I enjoyed reading about heroes recently in the Deseret News. No, I'm not referring to those men with the overactive pituitary glands who can shatter backboards with the force of their dunks.

The heroes I'm talking about are the five Young siblings, featured with their spouses on Page A1 in the June 17 issue of the Deseret News. I don't know how many, if any, baskets or touchdowns they made, nor do I care, but I do know, thanks to staff writer Spencer Young, they've all been married for more than 50 years.That's the stuff truly worthy of hero worship.

Slick advertisements would have us believe that by drinking a certain beverage or wearing a particular kind of footwear we can "be like Mike" (only if those shoes contain lots of flubber). A cute gimmick. Regardless of what we eat or wear, it's foolish to think we can develop the same athletic skills as Michael Jordan.

But we can incorporate those qualities the Youngs possess so that we can enjoy similar success in our relationships with our spouses.

Those who are married know the kind of commitment it takes on the part of both parties to make marriage work. Unfortunately, far too many couples aren't willing to make the effort to keep - what at least used to be - this sacred institution together. For some, divorce becomes the first option rather than the last one.

All five siblings and their spouses concur that the primary difference between divorced couples and those who stay together is how they deal with problems - not the problems themselves.

"It's all about give and take," Joanne Young said. And each spouse has to be willing to give more than he or she takes.

They accurately note that times and expectations have changed since they married their sweethearts in the 1940s. Still, theirs is a remarkable and noteworthy achievement and one well worth emulating. The Youngs are following the path of their parents, who were also married for more than 50 years.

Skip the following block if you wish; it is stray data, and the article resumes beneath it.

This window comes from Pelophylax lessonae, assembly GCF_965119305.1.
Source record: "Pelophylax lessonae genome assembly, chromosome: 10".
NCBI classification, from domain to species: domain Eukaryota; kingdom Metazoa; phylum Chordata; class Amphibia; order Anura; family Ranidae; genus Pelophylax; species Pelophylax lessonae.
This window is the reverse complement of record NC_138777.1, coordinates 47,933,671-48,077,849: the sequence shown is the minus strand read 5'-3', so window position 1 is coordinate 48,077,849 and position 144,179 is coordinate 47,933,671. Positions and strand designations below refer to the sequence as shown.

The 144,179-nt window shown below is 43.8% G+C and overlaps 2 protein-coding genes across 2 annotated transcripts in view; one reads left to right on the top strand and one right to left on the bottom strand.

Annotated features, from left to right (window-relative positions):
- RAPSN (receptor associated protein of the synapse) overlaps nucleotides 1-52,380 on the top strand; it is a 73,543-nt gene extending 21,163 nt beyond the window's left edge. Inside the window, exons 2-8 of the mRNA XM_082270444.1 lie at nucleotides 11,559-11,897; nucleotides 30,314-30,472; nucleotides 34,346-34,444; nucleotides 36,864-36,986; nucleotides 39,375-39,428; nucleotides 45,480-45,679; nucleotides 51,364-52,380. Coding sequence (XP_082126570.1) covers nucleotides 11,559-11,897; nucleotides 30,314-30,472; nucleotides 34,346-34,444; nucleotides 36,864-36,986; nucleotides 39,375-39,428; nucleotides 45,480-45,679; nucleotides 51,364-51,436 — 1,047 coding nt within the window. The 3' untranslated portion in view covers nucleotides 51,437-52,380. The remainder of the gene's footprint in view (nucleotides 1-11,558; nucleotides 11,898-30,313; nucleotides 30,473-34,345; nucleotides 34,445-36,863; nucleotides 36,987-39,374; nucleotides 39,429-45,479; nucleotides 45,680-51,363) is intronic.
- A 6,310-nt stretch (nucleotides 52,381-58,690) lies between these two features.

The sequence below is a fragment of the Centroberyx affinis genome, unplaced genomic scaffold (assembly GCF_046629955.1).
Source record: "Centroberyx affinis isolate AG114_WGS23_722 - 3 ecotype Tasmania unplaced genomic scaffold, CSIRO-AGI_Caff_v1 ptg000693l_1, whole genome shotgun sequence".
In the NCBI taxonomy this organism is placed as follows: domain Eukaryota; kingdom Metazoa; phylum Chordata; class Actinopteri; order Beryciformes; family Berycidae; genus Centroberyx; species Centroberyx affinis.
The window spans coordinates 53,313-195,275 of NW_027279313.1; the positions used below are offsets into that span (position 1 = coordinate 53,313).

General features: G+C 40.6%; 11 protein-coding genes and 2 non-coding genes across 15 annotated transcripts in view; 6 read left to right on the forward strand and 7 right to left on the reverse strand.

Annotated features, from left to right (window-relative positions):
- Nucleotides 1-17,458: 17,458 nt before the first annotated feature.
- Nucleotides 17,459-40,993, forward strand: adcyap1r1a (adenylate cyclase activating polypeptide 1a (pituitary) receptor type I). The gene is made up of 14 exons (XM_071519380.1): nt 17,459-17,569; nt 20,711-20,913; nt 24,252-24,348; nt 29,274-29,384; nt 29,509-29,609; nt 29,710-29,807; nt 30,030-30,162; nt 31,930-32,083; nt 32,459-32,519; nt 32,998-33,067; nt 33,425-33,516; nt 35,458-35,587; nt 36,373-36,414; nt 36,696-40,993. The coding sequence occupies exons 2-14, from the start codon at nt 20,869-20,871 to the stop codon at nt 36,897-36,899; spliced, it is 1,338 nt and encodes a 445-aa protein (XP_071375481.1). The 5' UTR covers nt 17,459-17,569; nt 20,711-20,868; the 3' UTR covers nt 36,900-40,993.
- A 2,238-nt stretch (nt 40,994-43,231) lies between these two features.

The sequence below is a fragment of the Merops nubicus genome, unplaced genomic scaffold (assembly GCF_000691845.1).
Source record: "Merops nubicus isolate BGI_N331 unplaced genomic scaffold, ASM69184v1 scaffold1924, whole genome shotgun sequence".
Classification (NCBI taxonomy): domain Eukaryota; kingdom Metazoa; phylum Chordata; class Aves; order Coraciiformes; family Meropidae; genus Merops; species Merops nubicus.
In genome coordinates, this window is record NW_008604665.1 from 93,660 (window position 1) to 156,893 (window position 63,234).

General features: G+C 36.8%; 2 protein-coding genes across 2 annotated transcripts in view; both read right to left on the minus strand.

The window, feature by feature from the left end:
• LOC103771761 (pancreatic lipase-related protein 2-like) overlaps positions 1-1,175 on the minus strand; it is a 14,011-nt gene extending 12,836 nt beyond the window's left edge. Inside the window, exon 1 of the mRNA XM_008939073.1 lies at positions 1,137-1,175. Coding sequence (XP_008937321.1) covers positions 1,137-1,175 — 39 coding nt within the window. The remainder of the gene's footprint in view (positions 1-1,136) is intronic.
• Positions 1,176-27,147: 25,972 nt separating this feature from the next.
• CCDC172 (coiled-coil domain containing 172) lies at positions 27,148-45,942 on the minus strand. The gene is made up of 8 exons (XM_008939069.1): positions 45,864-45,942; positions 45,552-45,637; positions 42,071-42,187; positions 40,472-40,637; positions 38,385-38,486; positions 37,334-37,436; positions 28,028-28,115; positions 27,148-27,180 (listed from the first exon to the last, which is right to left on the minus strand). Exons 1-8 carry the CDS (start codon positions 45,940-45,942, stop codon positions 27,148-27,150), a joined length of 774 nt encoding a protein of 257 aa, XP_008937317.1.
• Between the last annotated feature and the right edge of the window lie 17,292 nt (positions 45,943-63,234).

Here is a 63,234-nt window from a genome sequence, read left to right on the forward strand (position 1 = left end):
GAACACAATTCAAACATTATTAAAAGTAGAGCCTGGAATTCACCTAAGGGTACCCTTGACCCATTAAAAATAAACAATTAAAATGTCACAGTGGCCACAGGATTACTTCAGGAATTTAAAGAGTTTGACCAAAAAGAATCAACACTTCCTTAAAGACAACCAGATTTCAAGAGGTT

They are the role models to follow, not the anything-goes examples spewing forth from Hollywood and other places. Just because some aberrant behaviors are accepted doesn't make them right. That's a real problem today. The focus too often shifts from "we" to "me." The "do your own thing" philosophy has taken too firm of a hold. The resulting breakdown in the family, manifested by the skyrocketing total of out-of-wedlock births and single-parent homes, somehow has to be reversed. We can't afford to have couples like the Youngs become extinct.

Sometime in my teens - late 1950s, early '60s - I had my first encounter with the so-called new morality. It was during a get-together - perhaps through my dad's work - with about 20 people. A couple in their mid- to late 20s made it known they were living together. I had no clue what that meant. OK, so they were together in the daytime. Where did they go at night? Back to their parents' homes? To think that an unmarried man and an unmarried woman would be together through the evening on a regular basis and do things that should only be reserved for marriage didn't compute.

Unfortunately, it's not unusual today for people to live together. What's becoming unusual is the marriage longevity of couples like the Youngs. That needs to change.